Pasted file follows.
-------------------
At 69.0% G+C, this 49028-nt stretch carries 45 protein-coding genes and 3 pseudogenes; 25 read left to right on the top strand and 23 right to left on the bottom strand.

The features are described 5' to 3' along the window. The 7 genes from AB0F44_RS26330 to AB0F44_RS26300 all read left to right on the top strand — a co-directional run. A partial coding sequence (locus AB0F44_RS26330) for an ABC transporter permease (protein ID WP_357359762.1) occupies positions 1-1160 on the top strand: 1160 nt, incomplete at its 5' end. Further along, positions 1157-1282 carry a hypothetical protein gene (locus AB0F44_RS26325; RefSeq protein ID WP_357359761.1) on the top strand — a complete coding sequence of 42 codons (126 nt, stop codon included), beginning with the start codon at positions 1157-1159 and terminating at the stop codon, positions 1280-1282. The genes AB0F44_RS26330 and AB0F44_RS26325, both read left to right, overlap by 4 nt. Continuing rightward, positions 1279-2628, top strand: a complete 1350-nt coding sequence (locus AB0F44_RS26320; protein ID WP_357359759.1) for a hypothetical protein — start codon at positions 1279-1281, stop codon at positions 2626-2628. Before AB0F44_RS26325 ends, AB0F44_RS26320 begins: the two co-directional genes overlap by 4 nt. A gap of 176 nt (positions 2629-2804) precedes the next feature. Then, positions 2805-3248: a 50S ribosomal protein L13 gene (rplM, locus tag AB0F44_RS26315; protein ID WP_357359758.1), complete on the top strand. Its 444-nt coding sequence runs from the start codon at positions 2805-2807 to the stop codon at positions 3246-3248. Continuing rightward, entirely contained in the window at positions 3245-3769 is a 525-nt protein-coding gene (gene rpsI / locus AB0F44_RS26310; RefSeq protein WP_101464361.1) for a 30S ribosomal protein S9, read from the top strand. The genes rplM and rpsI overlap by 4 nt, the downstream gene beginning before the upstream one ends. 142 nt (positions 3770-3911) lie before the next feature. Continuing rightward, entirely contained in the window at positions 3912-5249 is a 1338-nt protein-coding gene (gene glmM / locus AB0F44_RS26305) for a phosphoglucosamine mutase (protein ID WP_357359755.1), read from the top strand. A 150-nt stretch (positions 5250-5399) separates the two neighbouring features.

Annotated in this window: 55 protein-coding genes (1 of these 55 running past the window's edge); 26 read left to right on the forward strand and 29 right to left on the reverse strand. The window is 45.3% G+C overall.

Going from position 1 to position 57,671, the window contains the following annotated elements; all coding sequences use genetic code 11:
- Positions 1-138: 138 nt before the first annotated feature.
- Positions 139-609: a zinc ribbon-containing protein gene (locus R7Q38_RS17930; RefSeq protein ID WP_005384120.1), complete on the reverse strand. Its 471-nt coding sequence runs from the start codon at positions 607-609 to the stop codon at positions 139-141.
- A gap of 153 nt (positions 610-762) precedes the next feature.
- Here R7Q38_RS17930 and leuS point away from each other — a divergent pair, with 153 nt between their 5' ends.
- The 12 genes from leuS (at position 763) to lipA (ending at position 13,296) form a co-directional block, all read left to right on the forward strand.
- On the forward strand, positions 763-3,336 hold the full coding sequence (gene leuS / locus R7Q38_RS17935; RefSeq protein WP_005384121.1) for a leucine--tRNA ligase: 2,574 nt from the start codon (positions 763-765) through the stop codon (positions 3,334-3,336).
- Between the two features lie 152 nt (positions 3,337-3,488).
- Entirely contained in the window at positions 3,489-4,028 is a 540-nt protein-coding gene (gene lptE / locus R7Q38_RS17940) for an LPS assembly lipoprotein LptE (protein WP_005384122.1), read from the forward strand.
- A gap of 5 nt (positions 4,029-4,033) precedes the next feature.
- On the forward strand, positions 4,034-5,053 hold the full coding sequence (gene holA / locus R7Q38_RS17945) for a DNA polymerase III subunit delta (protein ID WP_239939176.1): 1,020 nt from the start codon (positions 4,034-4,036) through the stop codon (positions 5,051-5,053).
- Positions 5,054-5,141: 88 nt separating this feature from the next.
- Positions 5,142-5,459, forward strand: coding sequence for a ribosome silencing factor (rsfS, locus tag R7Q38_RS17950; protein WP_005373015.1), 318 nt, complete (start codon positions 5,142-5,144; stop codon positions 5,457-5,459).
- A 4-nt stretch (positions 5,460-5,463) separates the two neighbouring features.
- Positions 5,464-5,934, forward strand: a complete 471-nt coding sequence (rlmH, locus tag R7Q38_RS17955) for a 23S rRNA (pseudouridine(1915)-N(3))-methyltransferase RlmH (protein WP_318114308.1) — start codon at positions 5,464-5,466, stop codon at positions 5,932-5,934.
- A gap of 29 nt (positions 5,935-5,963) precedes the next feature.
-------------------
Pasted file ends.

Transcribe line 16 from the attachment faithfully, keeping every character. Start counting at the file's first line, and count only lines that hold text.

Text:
- Positions 5,142-5,459, forward strand: coding sequence for a ribosome silencing factor (rsfS, locus tag R7Q38_RS17950; protein WP_005373015.1), 318 nt, complete (start codon positions 5,142-5,144; stop codon positions 5,457-5,459).